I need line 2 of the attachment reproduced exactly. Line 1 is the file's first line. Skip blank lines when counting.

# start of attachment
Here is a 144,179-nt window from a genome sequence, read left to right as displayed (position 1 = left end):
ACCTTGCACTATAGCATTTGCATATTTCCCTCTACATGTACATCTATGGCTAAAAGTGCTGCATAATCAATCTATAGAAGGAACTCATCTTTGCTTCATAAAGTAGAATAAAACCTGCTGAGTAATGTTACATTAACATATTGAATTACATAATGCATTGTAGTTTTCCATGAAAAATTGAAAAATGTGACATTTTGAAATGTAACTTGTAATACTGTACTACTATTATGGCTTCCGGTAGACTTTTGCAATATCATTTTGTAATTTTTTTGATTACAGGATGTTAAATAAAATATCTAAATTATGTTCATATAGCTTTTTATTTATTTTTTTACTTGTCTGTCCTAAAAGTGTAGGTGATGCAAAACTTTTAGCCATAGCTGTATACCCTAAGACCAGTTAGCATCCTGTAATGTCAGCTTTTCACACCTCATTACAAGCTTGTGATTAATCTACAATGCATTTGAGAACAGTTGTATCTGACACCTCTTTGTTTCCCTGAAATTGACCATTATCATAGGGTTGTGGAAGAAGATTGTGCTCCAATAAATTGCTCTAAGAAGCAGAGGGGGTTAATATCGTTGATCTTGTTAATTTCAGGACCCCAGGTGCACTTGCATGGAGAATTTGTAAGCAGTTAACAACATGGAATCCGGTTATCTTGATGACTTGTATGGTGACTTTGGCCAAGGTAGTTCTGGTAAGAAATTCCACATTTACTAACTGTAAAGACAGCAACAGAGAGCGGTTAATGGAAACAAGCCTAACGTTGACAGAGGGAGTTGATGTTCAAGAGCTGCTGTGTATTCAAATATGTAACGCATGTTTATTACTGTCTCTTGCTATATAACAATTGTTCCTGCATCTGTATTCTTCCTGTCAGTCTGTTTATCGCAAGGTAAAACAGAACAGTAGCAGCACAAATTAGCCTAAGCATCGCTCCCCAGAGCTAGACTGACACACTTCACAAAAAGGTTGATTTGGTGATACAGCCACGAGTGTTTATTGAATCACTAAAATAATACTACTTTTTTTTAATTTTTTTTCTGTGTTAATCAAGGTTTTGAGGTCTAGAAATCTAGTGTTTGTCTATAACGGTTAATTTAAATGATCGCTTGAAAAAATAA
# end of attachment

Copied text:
ACCTTGCACTATAGCATTTGCATATTTCCCTCTACATGTACATCTATGGCTAAAAGTGCTGCATAATCAATCTATAGAAGGAACTCATCTTTGCTTCATAAAGTAGAATAAAACCTGCTGAGTAATGTTACATTAACATATTGAATTACATAATGCATTGTAGTTTTCCATGAAAAATTGAAAAATGTGACATTTTGAAATGTAACTTGTAATACTGTACTACTATTATGGCTTCCGGTAGACTTTTGCAATATCATTTTGTAATTTTTTTGATTACAGGATGTTAAATAAAATATCTAAATTATGTTCATATAGCTTTTTATTTATTTTTTTACTTGTCTGTCCTAAAAGTGTAGGTGATGCAAAACTTTTAGCCATAGCTGTATACCCTAAGACCAGTTAGCATCCTGTAATGTCAGCTTTTCACACCTCATTACAAGCTTGTGATTAATCTACAATGCATTTGAGAACAGTTGTATCTGACACCTCTTTGTTTCCCTGAAATTGACCATTATCATAGGGTTGTGGAAGAAGATTGTGCTCCAATAAATTGCTCTAAGAAGCAGAGGGGGTTAATATCGTTGATCTTGTTAATTTCAGGACCCCAGGTGCACTTGCATGGAGAATTTGTAAGCAGTTAACAACATGGAATCCGGTTATCTTGATGACTTGTATGGTGACTTTGGCCAAGGTAGTTCTGGTAAGAAATTCCACATTTACTAACTGTAAAGACAGCAACAGAGAGCGGTTAATGGAAACAAGCCTAACGTTGACAGAGGGAGTTGATGTTCAAGAGCTGCTGTGTATTCAAATATGTAACGCATGTTTATTACTGTCTCTTGCTATATAACAATTGTTCCTGCATCTGTATTCTTCCTGTCAGTCTGTTTATCGCAAGGTAAAACAGAACAGTAGCAGCACAAATTAGCCTAAGCATCGCTCCCCAGAGCTAGACTGACACACTTCACAAAAAGGTTGATTTGGTGATACAGCCACGAGTGTTTATTGAATCACTAAAATAATACTACTTTTTTTTAATTTTTTTTCTGTGTTAATCAAGGTTTTGAGGTCTAGAAATCTAGTGTTTGTCTATAACGGTTAATTTAAATGATCGCTTGAAAAAATAA